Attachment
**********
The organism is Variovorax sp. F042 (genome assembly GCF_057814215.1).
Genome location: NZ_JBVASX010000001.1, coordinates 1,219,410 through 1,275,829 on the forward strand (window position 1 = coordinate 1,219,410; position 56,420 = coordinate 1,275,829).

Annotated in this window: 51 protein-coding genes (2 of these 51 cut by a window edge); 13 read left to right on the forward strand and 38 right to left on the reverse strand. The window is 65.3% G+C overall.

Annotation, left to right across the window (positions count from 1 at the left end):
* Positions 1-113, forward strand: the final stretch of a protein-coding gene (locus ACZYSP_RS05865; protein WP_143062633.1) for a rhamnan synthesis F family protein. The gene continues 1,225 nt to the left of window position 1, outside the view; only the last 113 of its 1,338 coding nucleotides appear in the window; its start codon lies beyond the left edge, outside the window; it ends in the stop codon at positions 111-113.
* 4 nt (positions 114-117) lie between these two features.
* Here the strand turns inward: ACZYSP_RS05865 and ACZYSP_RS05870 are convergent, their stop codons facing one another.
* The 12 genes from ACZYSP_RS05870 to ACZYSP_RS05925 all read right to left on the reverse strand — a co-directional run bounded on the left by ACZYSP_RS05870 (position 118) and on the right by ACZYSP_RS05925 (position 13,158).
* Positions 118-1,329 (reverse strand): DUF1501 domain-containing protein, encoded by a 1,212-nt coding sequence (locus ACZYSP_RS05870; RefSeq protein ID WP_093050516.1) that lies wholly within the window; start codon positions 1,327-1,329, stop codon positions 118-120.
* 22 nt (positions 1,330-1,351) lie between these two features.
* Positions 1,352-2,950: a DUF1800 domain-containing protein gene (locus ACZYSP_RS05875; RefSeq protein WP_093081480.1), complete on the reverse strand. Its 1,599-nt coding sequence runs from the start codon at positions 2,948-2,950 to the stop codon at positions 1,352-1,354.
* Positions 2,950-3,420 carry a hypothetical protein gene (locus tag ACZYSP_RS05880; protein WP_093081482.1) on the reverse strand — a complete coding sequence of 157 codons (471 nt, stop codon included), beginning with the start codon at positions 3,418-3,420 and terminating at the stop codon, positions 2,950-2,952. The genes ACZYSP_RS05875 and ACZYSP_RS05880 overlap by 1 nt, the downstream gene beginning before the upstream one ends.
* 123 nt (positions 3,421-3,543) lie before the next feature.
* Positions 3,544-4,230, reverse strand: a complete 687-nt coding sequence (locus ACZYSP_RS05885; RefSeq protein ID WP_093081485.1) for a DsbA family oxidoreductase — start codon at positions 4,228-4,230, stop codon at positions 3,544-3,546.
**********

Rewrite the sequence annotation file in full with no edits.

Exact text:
The organism is Variovorax sp. F042 (genome assembly GCF_057814215.1).
Genome location: NZ_JBVASX010000001.1, coordinates 1,219,410 through 1,275,829 on the forward strand (window position 1 = coordinate 1,219,410; position 56,420 = coordinate 1,275,829).

Annotated in this window: 51 protein-coding genes (2 of these 51 cut by a window edge); 13 read left to right on the forward strand and 38 right to left on the reverse strand. The window is 65.3% G+C overall.

Annotation, left to right across the window (positions count from 1 at the left end):
* Positions 1-113, forward strand: the final stretch of a protein-coding gene (locus ACZYSP_RS05865; protein WP_143062633.1) for a rhamnan synthesis F family protein. The gene continues 1,225 nt to the left of window position 1, outside the view; only the last 113 of its 1,338 coding nucleotides appear in the window; its start codon lies beyond the left edge, outside the window; it ends in the stop codon at positions 111-113.
* 4 nt (positions 114-117) lie between these two features.
* Here the strand turns inward: ACZYSP_RS05865 and ACZYSP_RS05870 are convergent, their stop codons facing one another.
* The 12 genes from ACZYSP_RS05870 to ACZYSP_RS05925 all read right to left on the reverse strand — a co-directional run bounded on the left by ACZYSP_RS05870 (position 118) and on the right by ACZYSP_RS05925 (position 13,158).
* Positions 118-1,329 (reverse strand): DUF1501 domain-containing protein, encoded by a 1,212-nt coding sequence (locus ACZYSP_RS05870; RefSeq protein ID WP_093050516.1) that lies wholly within the window; start codon positions 1,327-1,329, stop codon positions 118-120.
* 22 nt (positions 1,330-1,351) lie between these two features.
* Positions 1,352-2,950: a DUF1800 domain-containing protein gene (locus ACZYSP_RS05875; RefSeq protein WP_093081480.1), complete on the reverse strand. Its 1,599-nt coding sequence runs from the start codon at positions 2,948-2,950 to the stop codon at positions 1,352-1,354.
* Positions 2,950-3,420 carry a hypothetical protein gene (locus tag ACZYSP_RS05880; protein WP_093081482.1) on the reverse strand — a complete coding sequence of 157 codons (471 nt, stop codon included), beginning with the start codon at positions 3,418-3,420 and terminating at the stop codon, positions 2,950-2,952. The genes ACZYSP_RS05875 and ACZYSP_RS05880 overlap by 1 nt, the downstream gene beginning before the upstream one ends.
* 123 nt (positions 3,421-3,543) lie before the next feature.
* Positions 3,544-4,230, reverse strand: a complete 687-nt coding sequence (locus ACZYSP_RS05885; RefSeq protein ID WP_093081485.1) for a DsbA family oxidoreductase — start codon at positions 4,228-4,230, stop codon at positions 3,544-3,546.